If your rear axle is scooting along, just barely contacting the ground now and then, this means the front axle is supporting near 100% of the total weight of the tractor, loader and bucket payload! This is an almost iron-clad guarantee of front axle failure! Be cautious when changing tire sizes. Even the same size from different manufacturers can have a significant impact on front axle leads.
    .....Tim

  3. #3
    Silver Member
    Join Date
    Dec 2008
    Posts
    218

    Default Re: Tires sizes

    Thanks and great info. Looks like I need to stick with a tire that is about 45" in diameter to be good with the world. My current size should be ok too. I should have gone with the larger size diameter when I replaced the fronts. Live and learn. I lose about 2" of ground clearance. I will just tell myself that it makes the tractor less tippy when mowing hills. Clearance isn't usually an issue anyhow. Thanks again!

  4. #4
    Super Member
    Join Date
    Apr 2000
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    6,180
    Location
    central New York
    Tractor
    all makes and models

    Default Re: Tires sizes

    Twenty some years ago I had a customer that wanted a four wheel drive farm tractor with r-3 or rice and cane tires. Of coarse he all of a sudden in a big hurry for the tractor after he took six months to purchase so I had to try and find the right tires. The fronts were a problem, not to be available for 90 days!!!! The R-3's outer circumfence was the same as the next size larger tires with r-1 tread.

    I guess if he wanted to drive on the road in four wheel drive he would have been fine but not in a tilled field with the difference in the tread depth!! Would eat a u-joint in about an hour with greasing every twenty minutes!

  5. #5
    Member
    Join Date
    Oct 2008
    Posts
    27
    Tractor
    JD 950

    Default Re: Tires sizes

    Conservation,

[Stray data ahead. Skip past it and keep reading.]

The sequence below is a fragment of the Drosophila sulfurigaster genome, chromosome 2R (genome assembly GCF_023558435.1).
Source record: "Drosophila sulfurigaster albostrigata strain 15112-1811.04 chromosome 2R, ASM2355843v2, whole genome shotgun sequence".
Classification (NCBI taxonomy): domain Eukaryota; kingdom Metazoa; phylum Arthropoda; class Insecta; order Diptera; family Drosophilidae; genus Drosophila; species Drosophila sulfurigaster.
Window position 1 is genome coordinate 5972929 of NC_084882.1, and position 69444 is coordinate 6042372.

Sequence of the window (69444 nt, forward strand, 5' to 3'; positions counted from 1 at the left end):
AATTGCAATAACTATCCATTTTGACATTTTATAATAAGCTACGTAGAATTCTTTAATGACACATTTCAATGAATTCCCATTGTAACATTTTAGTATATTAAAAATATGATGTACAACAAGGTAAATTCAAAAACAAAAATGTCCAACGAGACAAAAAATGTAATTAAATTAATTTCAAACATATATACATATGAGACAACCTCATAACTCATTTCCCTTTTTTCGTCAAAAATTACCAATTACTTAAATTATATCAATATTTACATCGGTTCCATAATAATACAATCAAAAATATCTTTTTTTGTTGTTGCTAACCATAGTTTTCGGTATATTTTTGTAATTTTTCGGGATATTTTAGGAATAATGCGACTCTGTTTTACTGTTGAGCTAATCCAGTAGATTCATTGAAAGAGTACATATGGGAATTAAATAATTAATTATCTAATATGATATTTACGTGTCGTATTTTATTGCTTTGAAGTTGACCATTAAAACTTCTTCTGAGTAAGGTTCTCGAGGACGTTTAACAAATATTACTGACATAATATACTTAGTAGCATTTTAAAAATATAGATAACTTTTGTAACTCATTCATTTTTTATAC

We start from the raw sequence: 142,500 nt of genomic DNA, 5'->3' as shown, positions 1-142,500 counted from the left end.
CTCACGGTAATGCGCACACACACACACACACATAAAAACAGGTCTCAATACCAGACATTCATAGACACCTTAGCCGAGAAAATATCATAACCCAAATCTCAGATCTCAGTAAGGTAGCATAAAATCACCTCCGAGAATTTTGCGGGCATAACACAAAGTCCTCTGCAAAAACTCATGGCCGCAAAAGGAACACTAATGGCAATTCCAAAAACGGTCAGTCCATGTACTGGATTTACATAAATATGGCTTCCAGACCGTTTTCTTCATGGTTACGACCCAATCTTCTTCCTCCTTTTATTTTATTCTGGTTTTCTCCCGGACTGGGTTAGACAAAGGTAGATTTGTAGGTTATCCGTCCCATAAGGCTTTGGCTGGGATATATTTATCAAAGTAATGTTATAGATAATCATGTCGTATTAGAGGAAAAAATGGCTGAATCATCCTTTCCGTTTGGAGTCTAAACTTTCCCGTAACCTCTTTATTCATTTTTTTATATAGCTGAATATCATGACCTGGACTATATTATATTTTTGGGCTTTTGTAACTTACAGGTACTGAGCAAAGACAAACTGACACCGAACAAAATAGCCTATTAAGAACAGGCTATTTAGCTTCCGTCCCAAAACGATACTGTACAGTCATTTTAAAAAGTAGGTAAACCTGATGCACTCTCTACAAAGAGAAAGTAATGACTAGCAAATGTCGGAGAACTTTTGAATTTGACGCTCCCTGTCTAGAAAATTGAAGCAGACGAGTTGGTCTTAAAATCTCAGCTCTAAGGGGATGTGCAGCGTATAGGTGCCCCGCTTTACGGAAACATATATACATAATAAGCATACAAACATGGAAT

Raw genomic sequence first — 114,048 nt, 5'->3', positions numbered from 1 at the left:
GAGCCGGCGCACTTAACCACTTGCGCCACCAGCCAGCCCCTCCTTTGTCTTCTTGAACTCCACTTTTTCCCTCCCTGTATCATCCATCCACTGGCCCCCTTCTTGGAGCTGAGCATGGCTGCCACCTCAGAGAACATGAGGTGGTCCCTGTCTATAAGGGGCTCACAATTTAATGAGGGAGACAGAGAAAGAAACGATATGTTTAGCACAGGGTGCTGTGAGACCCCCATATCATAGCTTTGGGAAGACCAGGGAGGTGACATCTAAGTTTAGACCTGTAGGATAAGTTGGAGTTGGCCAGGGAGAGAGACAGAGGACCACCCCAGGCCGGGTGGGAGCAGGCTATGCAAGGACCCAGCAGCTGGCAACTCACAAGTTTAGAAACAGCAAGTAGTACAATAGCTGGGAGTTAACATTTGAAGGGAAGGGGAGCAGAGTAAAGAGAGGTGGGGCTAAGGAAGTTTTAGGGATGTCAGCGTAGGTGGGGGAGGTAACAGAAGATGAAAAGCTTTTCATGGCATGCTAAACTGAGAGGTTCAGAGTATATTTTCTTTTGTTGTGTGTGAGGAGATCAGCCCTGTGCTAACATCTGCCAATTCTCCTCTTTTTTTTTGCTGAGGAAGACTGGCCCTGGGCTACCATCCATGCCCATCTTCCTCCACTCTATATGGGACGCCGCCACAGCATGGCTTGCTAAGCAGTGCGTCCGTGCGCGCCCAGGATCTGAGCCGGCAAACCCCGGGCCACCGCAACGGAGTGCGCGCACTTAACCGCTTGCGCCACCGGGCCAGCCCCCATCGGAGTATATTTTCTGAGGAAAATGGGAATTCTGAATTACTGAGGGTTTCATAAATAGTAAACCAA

I have the same tires on my 950 front and back that you have. The 27 is the diameter of the tire (actual is 26.7 on mine), the 8.50 is the width of the tire (8.4 actual on mine) and the 15 should be the rim diameter. Mine are turf tires and found out the backs are liquid filled. I have no other ballast and it has handled superbly in the snow this winter (and I've been playing in 6 to 14 inches and going thru drifts up to 2 or 3 feet). I haven't slipped at all with the 4wd and locking the rear differential (when I got a little far into the ditch!). I've been happy I haven't needed chains in the least but I don't have hills. I seem to think the wider turf tires have been actually better in the snow. I am going to replace the 2 fronts because the sides are a bit split (and I considered R4s) but with the way that the turfs have handled, I'm going to replace them with turfs. They have worked well for me in the fields with brush hogging and we'll see how they work in the woods.

  6. #6
    Elite Member
    Join Date
    Nov 2005
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    2,929

    Default Re: Tires sizes

    Go to the Firestone Ag web site, check out hydroinflation.
    There is an unusual (nowadays) page turner to click on for next page,
    but EVENTUALLY you can get to tables that include rolling circumferences - which is what really matters.
    Keep them in the same ratio as whatever the factory recommendation says.
    If you know your front, rear and center diff ratios (unlikely, but you might be able to get them from a shop manual) use the formula posted earlier as a double check on the amount of LEAD, it isn't critical, but LAG is definitely BAD.

    Firestone - Choose Language should get you there.

  7. #7
    Elite Member
    Join Date
    Nov 2005
    Posts
    2,929

    Default Re: Tires sizes

    Ooops, either I had forgotten the layout or they changed it.
    Anyway, on the firestoneag site tire capacities and how to do it are under hydroinflation, but not much else.
    There IS a section specifically on lead/lag that shows how to measure the ratio of front/rear rolling circumferences of what you have (doing this with front drive disengaged).
    You can then compare that to the same excercise performed with front drive engaged to figure lead/lag.

    You SHOULD be able to get rolling circumference specs for just about any tire you consider buying, whether from Firestone or whatever other manufacturer's site.